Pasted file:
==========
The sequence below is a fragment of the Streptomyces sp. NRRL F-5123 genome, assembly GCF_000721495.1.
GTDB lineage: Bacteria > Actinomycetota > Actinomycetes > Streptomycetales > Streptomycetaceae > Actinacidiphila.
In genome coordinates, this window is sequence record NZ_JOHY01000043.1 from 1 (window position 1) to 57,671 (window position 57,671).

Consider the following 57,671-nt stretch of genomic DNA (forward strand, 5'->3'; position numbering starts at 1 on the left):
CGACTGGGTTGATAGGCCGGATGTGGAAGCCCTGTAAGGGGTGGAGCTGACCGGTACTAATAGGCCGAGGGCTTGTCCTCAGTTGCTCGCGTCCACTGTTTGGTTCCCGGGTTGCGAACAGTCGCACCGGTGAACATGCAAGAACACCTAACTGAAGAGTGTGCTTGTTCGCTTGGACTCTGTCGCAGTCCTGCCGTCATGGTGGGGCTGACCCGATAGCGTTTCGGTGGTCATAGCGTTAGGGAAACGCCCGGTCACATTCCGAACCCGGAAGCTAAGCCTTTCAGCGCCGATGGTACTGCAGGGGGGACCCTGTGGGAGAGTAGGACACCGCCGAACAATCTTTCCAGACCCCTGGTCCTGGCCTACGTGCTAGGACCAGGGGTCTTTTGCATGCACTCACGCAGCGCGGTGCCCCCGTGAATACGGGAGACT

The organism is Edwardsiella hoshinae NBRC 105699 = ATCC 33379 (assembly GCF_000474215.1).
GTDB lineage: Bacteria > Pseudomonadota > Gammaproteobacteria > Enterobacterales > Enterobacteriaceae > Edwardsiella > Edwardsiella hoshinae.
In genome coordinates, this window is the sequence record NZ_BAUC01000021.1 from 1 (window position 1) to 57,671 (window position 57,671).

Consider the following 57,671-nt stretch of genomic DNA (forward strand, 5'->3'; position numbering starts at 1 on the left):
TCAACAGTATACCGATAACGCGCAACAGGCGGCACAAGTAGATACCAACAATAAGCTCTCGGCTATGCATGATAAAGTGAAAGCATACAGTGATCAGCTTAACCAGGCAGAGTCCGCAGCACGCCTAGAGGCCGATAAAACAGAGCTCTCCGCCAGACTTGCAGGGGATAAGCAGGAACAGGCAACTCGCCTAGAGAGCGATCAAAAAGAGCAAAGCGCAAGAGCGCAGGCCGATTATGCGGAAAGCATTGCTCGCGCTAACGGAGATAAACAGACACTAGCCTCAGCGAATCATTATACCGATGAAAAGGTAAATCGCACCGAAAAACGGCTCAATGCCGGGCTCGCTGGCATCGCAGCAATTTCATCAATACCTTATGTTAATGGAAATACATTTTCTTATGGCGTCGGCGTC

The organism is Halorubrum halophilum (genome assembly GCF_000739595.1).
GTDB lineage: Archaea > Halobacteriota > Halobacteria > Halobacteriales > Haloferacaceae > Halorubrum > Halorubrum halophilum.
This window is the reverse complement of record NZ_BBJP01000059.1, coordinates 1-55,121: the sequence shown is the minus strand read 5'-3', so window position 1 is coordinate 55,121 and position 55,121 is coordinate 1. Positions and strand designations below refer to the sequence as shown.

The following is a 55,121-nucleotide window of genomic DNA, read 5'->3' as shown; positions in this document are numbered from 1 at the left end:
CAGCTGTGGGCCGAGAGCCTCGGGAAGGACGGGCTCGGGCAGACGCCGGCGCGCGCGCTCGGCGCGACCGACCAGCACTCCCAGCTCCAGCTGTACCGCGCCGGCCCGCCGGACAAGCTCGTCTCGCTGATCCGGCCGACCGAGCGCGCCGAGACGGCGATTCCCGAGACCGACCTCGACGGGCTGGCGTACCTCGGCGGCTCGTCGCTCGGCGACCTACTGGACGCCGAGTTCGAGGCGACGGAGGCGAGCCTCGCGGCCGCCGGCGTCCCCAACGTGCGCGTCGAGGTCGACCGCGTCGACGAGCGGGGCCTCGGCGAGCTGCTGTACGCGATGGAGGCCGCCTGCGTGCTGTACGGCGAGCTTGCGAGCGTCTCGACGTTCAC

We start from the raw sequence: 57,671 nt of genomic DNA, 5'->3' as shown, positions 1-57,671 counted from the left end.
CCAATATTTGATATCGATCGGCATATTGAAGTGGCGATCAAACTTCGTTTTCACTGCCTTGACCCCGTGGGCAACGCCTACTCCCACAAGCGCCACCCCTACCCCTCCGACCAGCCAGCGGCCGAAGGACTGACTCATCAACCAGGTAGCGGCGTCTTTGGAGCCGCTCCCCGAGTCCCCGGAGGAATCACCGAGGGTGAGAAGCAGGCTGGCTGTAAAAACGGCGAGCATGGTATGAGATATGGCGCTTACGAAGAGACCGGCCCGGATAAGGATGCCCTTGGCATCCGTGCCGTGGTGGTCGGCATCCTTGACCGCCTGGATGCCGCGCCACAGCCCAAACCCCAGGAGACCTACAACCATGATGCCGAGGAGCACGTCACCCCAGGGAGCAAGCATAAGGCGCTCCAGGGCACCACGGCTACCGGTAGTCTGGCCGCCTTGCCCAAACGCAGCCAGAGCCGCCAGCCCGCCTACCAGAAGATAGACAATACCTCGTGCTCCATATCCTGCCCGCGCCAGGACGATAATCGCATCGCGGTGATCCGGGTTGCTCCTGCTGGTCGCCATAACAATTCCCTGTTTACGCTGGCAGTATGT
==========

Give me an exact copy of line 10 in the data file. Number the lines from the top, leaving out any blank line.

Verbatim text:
TCAACAGTATACCGATAACGCGCAACAGGCGGCACAAGTAGATACCAACAATAAGCTCTCGGCTATGCATGATAAAGTGAAAGCATACAGTGATCAGCTTAACCAGGCAGAGTCCGCAGCACGCCTAGAGGCCGATAAAACAGAGCTCTCCGCCAGACTTGCAGGGGATAAGCAGGAACAGGCAACTCGCCTAGAGAGCGATCAAAAAGAGCAAAGCGCAAGAGCGCAGGCCGATTATGCGGAAAGCATTGCTCGCGCTAACGGAGATAAACAGACACTAGCCTCAGCGAATCATTATACCGATGAAAAGGTAAATCGCACCGAAAAACGGCTCAATGCCGGGCTCGCTGGCATCGCAGCAATTTCATCAATACCTTATGTTAATGGAAATACATTTTCTTATGGCGTCGGCGTC